This conclusion is supported by the language of the national contingency plan ("NCP"), which is a detailed set of regulations required by CERCLA "to reflect and effectuate the responsibilities and powers created by [CERCLA]." 42 U.S.C. § 9605(a). CERCLA provides that response costs are not recoverable unless they are "consistent with the national contingency plan." 42 U.S.C. § 9607(a) (4) (B).

The NCP states under the heading "Other party responses:"

 
(2) For purposes of cost recovery under § 107 of CERCLA ... a response action will be consistent with the NCP ... if the person taking the response action:
 
(i) Where the action is a removal action, acts in circumstances warranting removal and implements removal action consistent with § 300.65.

40 C.F.R. § 300.71(a) (2) (emphasis added).

Section 300.65 governs federal removal actions. Therefore, in order for a private party to conduct a removal action consistent with the NCP, the private party must follow the same rules that apply to government removal actions. Since the government clearly is not authorized to remove hazardous substances that are part of the structure of a building absent presidential approval, §§ 9604(a) (3)-(4), it follows that private parties generally cannot act consistent with the NCP and conduct such removal actions absent presidential approval. Or to state it differently, since private parties must conduct removal actions in a manner consistent with federal removal actions, private *158 parties generally cannot conduct removal actions involving hazardous substances that are part of a building structure absent presidential approval.

The Court's holding reflects its reluctance to extend CERCLA liability to the hundreds of thousands of buildings that were built with asbestos products during this century without specific authority from Congress to that effect. Defendants proffered that between 1900 and the 1970's one publication put the number of public and commercial buildings containing asbestos at 700,000. Pursuant to a recent study in Montgomery County, Maryland, over 75% of the public county buildings there were found to contain asbestos. The financial consequence of imposing liability for the removal of all of this asbestos would be inestimable and certainly astronomical, particularly if plaintiffs are correct that the removal from but one building entitles them to $15 million.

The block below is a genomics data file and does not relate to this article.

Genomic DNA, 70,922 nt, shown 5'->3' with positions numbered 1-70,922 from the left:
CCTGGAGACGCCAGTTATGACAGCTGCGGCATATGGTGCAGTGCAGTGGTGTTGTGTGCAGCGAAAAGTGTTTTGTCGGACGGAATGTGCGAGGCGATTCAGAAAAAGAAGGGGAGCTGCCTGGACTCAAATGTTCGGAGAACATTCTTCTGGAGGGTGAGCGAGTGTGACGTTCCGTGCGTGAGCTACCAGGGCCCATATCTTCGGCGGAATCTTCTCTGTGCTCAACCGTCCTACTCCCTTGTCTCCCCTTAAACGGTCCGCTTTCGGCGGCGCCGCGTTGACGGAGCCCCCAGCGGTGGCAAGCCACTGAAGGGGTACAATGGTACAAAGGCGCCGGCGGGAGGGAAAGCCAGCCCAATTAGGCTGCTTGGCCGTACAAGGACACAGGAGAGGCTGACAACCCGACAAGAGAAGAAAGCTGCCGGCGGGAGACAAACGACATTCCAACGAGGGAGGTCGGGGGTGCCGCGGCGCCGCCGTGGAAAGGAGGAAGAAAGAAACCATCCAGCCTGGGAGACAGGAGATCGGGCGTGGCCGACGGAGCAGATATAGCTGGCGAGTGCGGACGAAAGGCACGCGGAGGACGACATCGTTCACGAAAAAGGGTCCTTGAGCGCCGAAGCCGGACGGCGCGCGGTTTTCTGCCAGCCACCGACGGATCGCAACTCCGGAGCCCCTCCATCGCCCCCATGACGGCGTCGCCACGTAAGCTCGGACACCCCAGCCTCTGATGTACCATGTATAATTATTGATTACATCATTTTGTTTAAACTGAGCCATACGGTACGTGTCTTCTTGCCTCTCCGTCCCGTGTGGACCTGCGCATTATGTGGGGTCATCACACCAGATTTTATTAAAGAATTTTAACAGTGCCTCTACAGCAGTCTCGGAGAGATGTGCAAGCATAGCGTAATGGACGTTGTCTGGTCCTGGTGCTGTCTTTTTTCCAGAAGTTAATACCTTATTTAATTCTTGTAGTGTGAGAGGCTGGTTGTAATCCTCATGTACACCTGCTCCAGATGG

Since CERCLA applies not only to owners of facilities but also to generators and transporters of hazardous substances, plaintiff's interpretation of CERCLA could extend strict liability coverage to all individuals and businesses who manufactured, delivered, and installed asbestos over the past seventy or more years. Were this the case, CERCLA could conceivably hold liable for removal or remedial costs all persons who presently own houses or buildings with asbestos in them, all persons who ever installed asbestos, all persons who transported or delivered asbestos, and all manufacturers of asbestos. If Congress intended such a result, it could have said so clearly and specifically. To the contrary, the legislative history of SARA indicates that Congress specifically intended that CERCLA generally not apply to this type of action, although it is recognized that Congress' expression of intent could well have been more direct. The Court will not impose such broad liability with such far reaching consequences until Congress clearly shows its intent to dictate such a result.

This Court is not alone in dismissing this type of case brought under CERCLA. Two federal district courts have already concluded that CERCLA was not intended to allow for recovery of costs incurred through the removal of asbestos from buildings. See 3550 Stevens Creek Associates v. Barclays Bank of California, Civil No. C-87-20672-RPA (Unpublished Slip Op., N.D.Cal., Sept. 28, 1988) (Aguilar, J.) (no authority exists under CERCLA for recovery of costs for removing asbestos from apartment building); Corp. of Mercer University v. National Gypsum Co., 24 E.R.C. 1953, 1960-61, 1986 WL 12447 (M.D. Ga.1986) (Congress did not intend CERCLA to apply for recovery of costs for asbestos removal from buildings).

For the reasons given the Court will dismiss the CERCLA-based claims in the complaint.

The state common law claims relating to tort liability arising out of the sale of real property are best left to the state courts when, as here, there remains no federal interest. The Court will therefore decline to invoke its discretion to exercise pendent jurisdiction over the remaining state claims. United Mine Workers v. Gibbs, 383 U.S. 715, 86 S. Ct. 1130, 16 L. Ed. 2d 218 (1966).

Accordingly, it is hereby ORDERED this 17th day of May, 1989, by the United States District Court for the District of Maryland, that:

1. The motions to dismiss and for summary judgment are granted, and the amended complaint is dismissed; and

2. The Clerk is directed to mail a copy of this Memorandum and Order to all counsel of record.